Edited by Thomas W.D. Davis and Brian Galligan
Chapter 6: Contesting Human Rights in Malaysia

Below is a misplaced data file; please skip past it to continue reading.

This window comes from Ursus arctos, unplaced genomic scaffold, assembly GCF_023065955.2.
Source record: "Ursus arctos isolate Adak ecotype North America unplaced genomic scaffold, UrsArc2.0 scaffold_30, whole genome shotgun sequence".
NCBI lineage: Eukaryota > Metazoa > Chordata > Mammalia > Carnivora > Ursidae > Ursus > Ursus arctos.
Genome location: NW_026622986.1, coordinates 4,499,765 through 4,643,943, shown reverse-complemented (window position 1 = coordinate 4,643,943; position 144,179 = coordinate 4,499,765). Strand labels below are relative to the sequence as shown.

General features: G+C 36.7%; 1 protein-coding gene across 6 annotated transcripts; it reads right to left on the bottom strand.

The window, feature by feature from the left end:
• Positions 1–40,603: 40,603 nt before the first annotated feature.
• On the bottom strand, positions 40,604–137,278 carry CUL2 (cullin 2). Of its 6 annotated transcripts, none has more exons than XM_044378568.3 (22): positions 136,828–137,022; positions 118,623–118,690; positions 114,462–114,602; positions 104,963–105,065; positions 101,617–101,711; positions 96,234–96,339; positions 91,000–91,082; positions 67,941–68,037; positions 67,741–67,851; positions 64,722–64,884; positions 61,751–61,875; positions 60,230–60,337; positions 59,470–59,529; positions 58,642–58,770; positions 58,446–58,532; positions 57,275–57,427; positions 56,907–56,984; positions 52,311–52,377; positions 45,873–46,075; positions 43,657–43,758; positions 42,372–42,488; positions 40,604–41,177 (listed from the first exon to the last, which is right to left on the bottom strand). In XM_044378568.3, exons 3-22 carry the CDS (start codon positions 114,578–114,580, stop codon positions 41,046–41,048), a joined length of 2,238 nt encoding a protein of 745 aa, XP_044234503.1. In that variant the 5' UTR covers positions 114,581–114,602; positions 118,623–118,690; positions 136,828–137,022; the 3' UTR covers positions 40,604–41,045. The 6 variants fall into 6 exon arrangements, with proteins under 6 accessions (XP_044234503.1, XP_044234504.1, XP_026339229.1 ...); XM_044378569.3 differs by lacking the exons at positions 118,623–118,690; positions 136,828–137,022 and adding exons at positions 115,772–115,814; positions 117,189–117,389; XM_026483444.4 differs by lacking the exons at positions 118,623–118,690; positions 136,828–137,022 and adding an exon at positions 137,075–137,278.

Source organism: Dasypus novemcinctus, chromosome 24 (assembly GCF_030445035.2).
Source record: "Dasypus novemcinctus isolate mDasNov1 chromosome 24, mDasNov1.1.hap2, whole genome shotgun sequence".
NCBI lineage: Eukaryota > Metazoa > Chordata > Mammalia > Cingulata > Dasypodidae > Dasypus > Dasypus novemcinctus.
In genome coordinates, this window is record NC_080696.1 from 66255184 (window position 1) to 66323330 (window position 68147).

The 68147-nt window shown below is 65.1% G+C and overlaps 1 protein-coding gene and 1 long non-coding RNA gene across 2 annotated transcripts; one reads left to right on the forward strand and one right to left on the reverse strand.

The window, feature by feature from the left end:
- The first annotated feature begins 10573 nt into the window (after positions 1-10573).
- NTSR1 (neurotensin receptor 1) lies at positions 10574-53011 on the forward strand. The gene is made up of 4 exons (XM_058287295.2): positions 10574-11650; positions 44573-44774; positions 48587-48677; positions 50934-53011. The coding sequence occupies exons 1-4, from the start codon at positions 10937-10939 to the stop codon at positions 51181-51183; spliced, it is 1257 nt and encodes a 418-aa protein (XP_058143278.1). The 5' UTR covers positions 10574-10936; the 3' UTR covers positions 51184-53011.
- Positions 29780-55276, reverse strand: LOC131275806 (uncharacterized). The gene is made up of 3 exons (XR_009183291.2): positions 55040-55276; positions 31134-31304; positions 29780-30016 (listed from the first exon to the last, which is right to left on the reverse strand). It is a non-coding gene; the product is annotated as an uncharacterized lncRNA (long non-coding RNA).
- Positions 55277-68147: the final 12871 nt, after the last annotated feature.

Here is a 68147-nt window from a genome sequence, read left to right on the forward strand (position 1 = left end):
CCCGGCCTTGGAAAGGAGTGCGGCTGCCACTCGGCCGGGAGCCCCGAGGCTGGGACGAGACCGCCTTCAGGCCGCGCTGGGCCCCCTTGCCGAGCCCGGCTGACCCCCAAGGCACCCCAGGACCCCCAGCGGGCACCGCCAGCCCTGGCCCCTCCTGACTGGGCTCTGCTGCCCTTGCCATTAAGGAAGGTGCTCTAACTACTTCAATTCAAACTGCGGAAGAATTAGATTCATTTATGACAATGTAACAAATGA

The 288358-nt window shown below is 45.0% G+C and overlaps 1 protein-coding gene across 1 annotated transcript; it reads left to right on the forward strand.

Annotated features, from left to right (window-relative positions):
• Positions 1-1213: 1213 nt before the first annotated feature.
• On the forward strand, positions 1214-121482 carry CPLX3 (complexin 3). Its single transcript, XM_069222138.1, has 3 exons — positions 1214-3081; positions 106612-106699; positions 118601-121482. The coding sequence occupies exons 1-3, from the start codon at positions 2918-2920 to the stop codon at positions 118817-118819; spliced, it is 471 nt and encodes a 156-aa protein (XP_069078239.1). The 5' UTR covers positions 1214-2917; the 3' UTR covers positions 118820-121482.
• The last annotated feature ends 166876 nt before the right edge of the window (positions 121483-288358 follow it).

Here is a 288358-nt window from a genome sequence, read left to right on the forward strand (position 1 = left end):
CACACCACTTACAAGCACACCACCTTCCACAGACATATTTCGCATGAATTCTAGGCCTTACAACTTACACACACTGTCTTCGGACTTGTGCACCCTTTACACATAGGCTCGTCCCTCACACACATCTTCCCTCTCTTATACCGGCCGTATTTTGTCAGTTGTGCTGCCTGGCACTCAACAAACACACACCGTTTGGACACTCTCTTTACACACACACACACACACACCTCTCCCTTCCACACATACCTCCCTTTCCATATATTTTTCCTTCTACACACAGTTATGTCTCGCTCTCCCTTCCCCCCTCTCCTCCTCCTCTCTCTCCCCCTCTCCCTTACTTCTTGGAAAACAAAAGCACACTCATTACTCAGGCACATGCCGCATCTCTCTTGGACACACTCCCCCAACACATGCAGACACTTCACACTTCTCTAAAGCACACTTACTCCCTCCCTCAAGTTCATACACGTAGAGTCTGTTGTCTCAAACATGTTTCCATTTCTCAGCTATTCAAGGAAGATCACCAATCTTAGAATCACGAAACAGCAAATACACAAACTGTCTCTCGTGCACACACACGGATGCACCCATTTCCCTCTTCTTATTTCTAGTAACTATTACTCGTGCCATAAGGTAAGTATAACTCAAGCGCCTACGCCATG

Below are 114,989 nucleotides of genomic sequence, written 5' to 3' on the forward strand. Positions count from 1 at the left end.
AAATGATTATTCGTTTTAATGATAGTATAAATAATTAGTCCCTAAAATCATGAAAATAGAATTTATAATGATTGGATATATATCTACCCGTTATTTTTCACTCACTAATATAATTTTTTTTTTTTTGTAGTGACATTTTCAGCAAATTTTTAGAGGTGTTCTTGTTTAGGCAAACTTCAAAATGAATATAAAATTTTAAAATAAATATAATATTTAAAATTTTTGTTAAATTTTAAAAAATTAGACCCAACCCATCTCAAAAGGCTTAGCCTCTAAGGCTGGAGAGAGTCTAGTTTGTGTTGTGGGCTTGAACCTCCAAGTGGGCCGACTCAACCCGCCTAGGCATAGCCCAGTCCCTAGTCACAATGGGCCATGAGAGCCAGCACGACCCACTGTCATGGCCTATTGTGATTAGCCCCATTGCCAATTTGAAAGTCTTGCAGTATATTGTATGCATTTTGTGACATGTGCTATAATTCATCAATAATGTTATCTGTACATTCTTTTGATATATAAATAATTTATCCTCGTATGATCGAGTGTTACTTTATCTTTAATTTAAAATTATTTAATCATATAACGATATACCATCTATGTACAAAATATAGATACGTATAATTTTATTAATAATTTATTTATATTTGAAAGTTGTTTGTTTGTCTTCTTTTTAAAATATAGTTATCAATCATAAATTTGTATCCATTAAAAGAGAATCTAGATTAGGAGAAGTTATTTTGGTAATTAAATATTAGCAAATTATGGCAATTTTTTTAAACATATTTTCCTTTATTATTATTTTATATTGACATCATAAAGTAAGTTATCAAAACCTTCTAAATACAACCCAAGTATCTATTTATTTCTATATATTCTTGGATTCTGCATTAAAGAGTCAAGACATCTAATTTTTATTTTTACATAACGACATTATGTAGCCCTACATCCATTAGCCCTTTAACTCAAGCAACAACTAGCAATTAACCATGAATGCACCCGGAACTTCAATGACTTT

Anthony Milner Malaysia – like Singapore – was prominent in the ‘Asian values’ campaign more than a decade ago, and the ‘human rights’ discourse tended, of course, to be portrayed by leaders of these countries as a central element in the competing Western agenda. Some commentators suggested that the 1997–98 Asian economic crisis finally discredited Asian exceptionalism. Others noted that Mahathir’s Malaysia had come through the crisis while defying the IMF, and that the crisis brought a strengthened China and new impetus to the type of Asian-led regionalism (including the ASEAN + 3 process, which began in 1998) that Mahathir had been advocating throughout the decade. It has also been argued that the values that Malaysian leaders cited as specifically ‘Asian’ – the importance of the individual as against the community, a stress on order above liberty, a refusal to divorce religion from other spheres of life, a condemnation of permissiveness and selfishness – are not merely convenient constructs, but deeply embedded in the Malay community (Kahn, 1997; Han Sung-Joo, 1999; Milner, 2000). The phrase ‘Asian values’ has certainly been used less often over the last few years, but in thinking about the progress of ‘human rights’ in Malaysia (and in many other countries in the Asian region) it would be misleading to ignore the continued potency of local values and perspectives. The role of religious and ethnic imperatives requires special attention. Another factor to be taken into account in considering the prospects for ‘human rights’ in Malaysia is the changing international relations...
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